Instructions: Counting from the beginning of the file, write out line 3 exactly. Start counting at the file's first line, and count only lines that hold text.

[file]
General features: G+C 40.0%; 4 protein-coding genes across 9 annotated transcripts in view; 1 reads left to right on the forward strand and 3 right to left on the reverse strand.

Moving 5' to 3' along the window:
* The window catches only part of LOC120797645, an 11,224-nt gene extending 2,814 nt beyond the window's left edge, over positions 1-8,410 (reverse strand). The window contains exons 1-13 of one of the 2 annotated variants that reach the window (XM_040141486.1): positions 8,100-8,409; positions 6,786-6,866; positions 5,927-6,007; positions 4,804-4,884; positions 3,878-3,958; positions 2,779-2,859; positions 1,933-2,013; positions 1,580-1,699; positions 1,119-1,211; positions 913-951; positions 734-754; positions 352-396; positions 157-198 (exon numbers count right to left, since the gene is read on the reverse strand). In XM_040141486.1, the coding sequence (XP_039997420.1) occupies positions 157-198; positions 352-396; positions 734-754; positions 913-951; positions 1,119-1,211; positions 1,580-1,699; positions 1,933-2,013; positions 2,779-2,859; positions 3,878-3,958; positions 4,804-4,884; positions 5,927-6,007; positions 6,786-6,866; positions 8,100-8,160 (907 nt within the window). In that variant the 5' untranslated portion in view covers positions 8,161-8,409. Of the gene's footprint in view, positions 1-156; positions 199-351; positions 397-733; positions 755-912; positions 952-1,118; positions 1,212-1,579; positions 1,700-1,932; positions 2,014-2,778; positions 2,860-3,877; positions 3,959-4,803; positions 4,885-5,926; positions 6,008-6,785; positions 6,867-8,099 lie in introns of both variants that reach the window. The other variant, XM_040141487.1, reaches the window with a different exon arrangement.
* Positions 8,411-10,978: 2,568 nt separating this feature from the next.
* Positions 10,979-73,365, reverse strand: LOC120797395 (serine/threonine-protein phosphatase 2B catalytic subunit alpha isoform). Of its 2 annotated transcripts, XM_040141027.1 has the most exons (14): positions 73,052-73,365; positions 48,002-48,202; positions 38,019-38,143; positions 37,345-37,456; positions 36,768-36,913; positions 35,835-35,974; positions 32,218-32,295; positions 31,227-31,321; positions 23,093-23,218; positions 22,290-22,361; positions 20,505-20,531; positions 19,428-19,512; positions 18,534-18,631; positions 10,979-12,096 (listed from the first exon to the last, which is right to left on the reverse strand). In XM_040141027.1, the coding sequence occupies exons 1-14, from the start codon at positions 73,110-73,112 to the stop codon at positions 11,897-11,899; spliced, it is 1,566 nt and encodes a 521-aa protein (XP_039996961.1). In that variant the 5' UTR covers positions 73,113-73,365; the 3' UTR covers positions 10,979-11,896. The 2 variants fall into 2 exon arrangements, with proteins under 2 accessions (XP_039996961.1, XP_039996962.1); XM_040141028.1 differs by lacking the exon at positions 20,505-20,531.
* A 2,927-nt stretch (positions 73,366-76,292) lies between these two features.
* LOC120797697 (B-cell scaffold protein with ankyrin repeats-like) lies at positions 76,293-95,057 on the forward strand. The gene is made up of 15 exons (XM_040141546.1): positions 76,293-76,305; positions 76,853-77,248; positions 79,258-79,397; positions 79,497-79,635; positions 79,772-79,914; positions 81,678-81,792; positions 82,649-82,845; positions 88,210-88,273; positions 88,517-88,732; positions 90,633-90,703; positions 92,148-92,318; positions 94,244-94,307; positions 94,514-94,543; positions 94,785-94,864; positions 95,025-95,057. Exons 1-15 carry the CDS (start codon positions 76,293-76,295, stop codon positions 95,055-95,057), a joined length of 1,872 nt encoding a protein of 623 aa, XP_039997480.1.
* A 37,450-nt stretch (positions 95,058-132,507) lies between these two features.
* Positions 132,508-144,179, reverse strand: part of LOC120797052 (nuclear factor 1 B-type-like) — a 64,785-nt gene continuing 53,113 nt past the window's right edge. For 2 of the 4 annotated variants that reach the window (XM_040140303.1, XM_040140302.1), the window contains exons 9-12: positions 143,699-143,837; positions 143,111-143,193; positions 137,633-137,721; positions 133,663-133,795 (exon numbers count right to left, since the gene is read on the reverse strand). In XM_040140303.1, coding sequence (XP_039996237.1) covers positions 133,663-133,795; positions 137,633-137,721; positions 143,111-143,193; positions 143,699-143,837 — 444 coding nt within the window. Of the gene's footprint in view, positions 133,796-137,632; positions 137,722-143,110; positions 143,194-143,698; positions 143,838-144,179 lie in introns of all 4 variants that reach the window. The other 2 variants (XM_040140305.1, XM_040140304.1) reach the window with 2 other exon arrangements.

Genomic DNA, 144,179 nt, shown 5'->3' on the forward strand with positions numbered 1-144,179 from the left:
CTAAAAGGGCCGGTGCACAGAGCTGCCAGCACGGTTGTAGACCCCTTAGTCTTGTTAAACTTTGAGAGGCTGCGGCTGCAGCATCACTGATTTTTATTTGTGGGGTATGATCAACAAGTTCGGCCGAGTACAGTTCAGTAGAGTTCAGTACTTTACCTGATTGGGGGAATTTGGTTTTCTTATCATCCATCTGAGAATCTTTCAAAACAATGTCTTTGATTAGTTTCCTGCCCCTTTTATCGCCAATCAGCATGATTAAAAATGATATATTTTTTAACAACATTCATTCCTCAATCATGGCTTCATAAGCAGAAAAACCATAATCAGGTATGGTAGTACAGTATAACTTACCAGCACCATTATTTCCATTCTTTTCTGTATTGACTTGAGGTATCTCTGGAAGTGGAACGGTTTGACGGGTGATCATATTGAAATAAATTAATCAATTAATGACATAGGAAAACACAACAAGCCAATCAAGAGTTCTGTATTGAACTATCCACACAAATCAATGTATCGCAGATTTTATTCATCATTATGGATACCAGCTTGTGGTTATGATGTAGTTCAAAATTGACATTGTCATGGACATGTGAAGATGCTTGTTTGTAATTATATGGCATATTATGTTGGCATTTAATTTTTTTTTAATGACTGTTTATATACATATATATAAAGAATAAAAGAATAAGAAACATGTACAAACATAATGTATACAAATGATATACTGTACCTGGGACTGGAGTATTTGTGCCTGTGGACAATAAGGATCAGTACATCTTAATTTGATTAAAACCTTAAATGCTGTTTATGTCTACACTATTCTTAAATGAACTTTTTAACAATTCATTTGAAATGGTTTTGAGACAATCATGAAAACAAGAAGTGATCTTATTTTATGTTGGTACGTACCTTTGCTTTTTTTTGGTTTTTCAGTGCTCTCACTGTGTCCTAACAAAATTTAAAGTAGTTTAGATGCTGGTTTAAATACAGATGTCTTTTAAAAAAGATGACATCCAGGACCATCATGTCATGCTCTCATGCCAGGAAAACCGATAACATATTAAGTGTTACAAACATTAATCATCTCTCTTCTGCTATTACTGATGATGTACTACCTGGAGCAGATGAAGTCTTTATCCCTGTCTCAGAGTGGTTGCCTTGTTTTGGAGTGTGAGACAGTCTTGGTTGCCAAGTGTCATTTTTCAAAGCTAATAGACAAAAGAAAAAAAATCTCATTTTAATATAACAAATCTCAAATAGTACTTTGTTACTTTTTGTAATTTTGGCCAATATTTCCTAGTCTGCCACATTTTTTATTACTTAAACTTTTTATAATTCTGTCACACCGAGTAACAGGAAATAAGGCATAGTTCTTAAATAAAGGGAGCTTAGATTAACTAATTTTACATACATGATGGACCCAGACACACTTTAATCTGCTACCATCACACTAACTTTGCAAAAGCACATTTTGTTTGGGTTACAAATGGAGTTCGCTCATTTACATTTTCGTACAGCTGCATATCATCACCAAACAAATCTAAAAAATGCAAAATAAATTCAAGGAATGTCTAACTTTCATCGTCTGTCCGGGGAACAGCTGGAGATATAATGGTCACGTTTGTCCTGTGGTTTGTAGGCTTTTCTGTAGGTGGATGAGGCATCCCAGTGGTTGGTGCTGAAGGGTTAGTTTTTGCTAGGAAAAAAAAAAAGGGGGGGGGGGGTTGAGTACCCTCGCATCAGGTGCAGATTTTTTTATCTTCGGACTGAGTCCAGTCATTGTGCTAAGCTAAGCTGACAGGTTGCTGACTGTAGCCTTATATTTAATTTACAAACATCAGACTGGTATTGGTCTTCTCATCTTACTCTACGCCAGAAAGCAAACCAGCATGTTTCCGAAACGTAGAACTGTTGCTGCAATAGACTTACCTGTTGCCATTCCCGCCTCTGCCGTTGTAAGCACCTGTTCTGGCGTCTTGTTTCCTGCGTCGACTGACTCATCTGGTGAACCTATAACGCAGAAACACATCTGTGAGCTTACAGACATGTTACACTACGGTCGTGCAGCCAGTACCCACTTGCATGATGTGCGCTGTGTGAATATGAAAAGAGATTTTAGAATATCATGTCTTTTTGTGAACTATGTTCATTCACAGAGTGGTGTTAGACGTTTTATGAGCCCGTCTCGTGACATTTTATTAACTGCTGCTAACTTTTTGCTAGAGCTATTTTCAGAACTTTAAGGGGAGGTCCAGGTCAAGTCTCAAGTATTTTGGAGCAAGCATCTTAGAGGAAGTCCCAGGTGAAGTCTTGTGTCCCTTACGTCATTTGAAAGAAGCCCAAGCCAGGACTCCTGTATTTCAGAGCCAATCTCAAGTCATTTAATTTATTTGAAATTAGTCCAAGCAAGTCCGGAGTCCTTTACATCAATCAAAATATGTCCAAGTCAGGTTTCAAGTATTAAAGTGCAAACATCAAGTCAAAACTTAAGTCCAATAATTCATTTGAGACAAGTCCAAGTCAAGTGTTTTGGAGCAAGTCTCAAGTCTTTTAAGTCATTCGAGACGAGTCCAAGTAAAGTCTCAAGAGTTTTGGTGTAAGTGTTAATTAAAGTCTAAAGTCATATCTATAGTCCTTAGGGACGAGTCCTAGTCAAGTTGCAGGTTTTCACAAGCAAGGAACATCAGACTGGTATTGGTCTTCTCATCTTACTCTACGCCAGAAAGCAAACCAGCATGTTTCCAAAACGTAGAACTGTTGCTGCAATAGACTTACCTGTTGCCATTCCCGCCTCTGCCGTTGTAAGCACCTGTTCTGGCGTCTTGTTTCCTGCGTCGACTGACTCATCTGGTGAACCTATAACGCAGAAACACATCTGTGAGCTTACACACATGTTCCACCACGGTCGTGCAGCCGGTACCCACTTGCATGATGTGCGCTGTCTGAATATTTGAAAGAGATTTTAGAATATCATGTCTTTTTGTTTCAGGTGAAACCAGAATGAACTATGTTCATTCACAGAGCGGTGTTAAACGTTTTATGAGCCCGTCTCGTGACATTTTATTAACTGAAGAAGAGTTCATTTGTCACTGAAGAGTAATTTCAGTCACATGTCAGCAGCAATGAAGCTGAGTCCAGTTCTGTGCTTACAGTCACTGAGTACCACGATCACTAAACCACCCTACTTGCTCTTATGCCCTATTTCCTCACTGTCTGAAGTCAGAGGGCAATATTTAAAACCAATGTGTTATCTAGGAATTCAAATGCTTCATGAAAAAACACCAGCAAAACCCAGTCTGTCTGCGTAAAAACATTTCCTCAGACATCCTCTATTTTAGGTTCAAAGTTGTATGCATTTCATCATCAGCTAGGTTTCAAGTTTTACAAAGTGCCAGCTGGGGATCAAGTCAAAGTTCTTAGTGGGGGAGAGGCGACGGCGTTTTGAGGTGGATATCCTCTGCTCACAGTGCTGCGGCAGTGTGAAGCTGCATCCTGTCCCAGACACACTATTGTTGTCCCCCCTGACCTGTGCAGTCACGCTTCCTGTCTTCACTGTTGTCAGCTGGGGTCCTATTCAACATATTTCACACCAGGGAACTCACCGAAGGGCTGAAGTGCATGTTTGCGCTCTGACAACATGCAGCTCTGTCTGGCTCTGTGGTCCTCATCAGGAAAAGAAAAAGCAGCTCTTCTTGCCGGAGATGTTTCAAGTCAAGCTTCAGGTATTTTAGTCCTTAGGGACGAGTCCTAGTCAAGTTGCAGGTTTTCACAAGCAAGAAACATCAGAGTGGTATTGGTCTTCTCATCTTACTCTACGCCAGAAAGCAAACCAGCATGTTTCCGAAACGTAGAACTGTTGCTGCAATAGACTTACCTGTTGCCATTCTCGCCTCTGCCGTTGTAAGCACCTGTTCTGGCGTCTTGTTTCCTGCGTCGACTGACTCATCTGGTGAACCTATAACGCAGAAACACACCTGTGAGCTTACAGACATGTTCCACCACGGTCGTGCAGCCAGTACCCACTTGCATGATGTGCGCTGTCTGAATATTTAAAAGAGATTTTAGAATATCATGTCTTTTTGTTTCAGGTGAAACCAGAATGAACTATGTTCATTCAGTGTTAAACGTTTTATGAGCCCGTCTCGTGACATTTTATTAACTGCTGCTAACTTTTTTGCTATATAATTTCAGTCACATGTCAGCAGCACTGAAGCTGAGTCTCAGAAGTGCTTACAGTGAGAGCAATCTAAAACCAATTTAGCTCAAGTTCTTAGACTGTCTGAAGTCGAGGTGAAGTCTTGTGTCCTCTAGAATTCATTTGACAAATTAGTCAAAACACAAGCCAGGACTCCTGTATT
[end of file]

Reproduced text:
* The window catches only part of LOC120797645, an 11,224-nt gene extending 2,814 nt beyond the window's left edge, over positions 1-8,410 (reverse strand). The window contains exons 1-13 of one of the 2 annotated variants that reach the window (XM_040141486.1): positions 8,100-8,409; positions 6,786-6,866; positions 5,927-6,007; positions 4,804-4,884; positions 3,878-3,958; positions 2,779-2,859; positions 1,933-2,013; positions 1,580-1,699; positions 1,119-1,211; positions 913-951; positions 734-754; positions 352-396; positions 157-198 (exon numbers count right to left, since the gene is read on the reverse strand). In XM_040141486.1, the coding sequence (XP_039997420.1) occupies positions 157-198; positions 352-396; positions 734-754; positions 913-951; positions 1,119-1,211; positions 1,580-1,699; positions 1,933-2,013; positions 2,779-2,859; positions 3,878-3,958; positions 4,804-4,884; positions 5,927-6,007; positions 6,786-6,866; positions 8,100-8,160 (907 nt within the window). In that variant the 5' untranslated portion in view covers positions 8,161-8,409. Of the gene's footprint in view, positions 1-156; positions 199-351; positions 397-733; positions 755-912; positions 952-1,118; positions 1,212-1,579; positions 1,700-1,932; positions 2,014-2,778; positions 2,860-3,877; positions 3,959-4,803; positions 4,885-5,926; positions 6,008-6,785; positions 6,867-8,099 lie in introns of both variants that reach the window. The other variant, XM_040141487.1, reaches the window with a different exon arrangement.